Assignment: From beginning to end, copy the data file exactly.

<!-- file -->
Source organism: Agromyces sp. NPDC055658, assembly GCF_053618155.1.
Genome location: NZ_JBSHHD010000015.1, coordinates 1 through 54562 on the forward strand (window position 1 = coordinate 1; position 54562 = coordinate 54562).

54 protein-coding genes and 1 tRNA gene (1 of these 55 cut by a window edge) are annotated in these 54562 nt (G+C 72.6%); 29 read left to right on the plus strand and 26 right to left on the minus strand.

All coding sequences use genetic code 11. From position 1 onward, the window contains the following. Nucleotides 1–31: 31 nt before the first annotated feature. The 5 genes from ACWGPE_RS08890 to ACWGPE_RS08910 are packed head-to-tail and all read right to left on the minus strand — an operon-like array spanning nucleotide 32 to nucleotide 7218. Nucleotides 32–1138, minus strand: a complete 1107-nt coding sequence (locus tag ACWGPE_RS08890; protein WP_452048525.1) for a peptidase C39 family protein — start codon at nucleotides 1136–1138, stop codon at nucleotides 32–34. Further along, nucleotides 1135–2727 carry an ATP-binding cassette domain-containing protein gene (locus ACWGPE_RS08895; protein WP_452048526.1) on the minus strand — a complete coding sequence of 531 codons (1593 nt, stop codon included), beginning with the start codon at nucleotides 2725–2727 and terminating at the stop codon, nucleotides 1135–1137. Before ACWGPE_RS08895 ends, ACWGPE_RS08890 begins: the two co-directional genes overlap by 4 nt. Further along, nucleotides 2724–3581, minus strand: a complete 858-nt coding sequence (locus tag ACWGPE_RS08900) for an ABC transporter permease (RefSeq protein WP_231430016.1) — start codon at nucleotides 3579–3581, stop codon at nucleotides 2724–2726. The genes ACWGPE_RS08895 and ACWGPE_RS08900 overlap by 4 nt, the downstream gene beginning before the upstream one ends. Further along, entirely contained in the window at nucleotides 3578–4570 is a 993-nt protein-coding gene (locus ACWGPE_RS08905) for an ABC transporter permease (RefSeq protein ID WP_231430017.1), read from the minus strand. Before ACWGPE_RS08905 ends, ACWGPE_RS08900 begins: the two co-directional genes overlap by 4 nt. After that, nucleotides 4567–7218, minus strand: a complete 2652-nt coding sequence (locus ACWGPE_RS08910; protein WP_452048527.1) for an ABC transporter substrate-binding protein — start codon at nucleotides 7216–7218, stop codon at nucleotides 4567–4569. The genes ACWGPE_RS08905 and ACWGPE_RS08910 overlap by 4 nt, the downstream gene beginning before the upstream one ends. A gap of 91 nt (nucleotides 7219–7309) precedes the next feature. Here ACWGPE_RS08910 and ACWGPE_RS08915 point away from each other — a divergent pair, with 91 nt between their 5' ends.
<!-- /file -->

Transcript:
Source organism: Agromyces sp. NPDC055658, assembly GCF_053618155.1.
Genome location: NZ_JBSHHD010000015.1, coordinates 1 through 54562 on the forward strand (window position 1 = coordinate 1; position 54562 = coordinate 54562).

54 protein-coding genes and 1 tRNA gene (1 of these 55 cut by a window edge) are annotated in these 54562 nt (G+C 72.6%); 29 read left to right on the plus strand and 26 right to left on the minus strand.

All coding sequences use genetic code 11. From position 1 onward, the window contains the following. Nucleotides 1–31: 31 nt before the first annotated feature. The 5 genes from ACWGPE_RS08890 to ACWGPE_RS08910 are packed head-to-tail and all read right to left on the minus strand — an operon-like array spanning nucleotide 32 to nucleotide 7218. Nucleotides 32–1138, minus strand: a complete 1107-nt coding sequence (locus tag ACWGPE_RS08890; protein WP_452048525.1) for a peptidase C39 family protein — start codon at nucleotides 1136–1138, stop codon at nucleotides 32–34. Further along, nucleotides 1135–2727 carry an ATP-binding cassette domain-containing protein gene (locus ACWGPE_RS08895; protein WP_452048526.1) on the minus strand — a complete coding sequence of 531 codons (1593 nt, stop codon included), beginning with the start codon at nucleotides 2725–2727 and terminating at the stop codon, nucleotides 1135–1137. Before ACWGPE_RS08895 ends, ACWGPE_RS08890 begins: the two co-directional genes overlap by 4 nt. Further along, nucleotides 2724–3581, minus strand: a complete 858-nt coding sequence (locus tag ACWGPE_RS08900) for an ABC transporter permease (RefSeq protein WP_231430016.1) — start codon at nucleotides 3579–3581, stop codon at nucleotides 2724–2726. The genes ACWGPE_RS08895 and ACWGPE_RS08900 overlap by 4 nt, the downstream gene beginning before the upstream one ends. Further along, entirely contained in the window at nucleotides 3578–4570 is a 993-nt protein-coding gene (locus ACWGPE_RS08905) for an ABC transporter permease (RefSeq protein ID WP_231430017.1), read from the minus strand. Before ACWGPE_RS08905 ends, ACWGPE_RS08900 begins: the two co-directional genes overlap by 4 nt. After that, nucleotides 4567–7218, minus strand: a complete 2652-nt coding sequence (locus ACWGPE_RS08910; protein WP_452048527.1) for an ABC transporter substrate-binding protein — start codon at nucleotides 7216–7218, stop codon at nucleotides 4567–4569. The genes ACWGPE_RS08905 and ACWGPE_RS08910 overlap by 4 nt, the downstream gene beginning before the upstream one ends. A gap of 91 nt (nucleotides 7219–7309) precedes the next feature. Here ACWGPE_RS08910 and ACWGPE_RS08915 point away from each other — a divergent pair, with 91 nt between their 5' ends.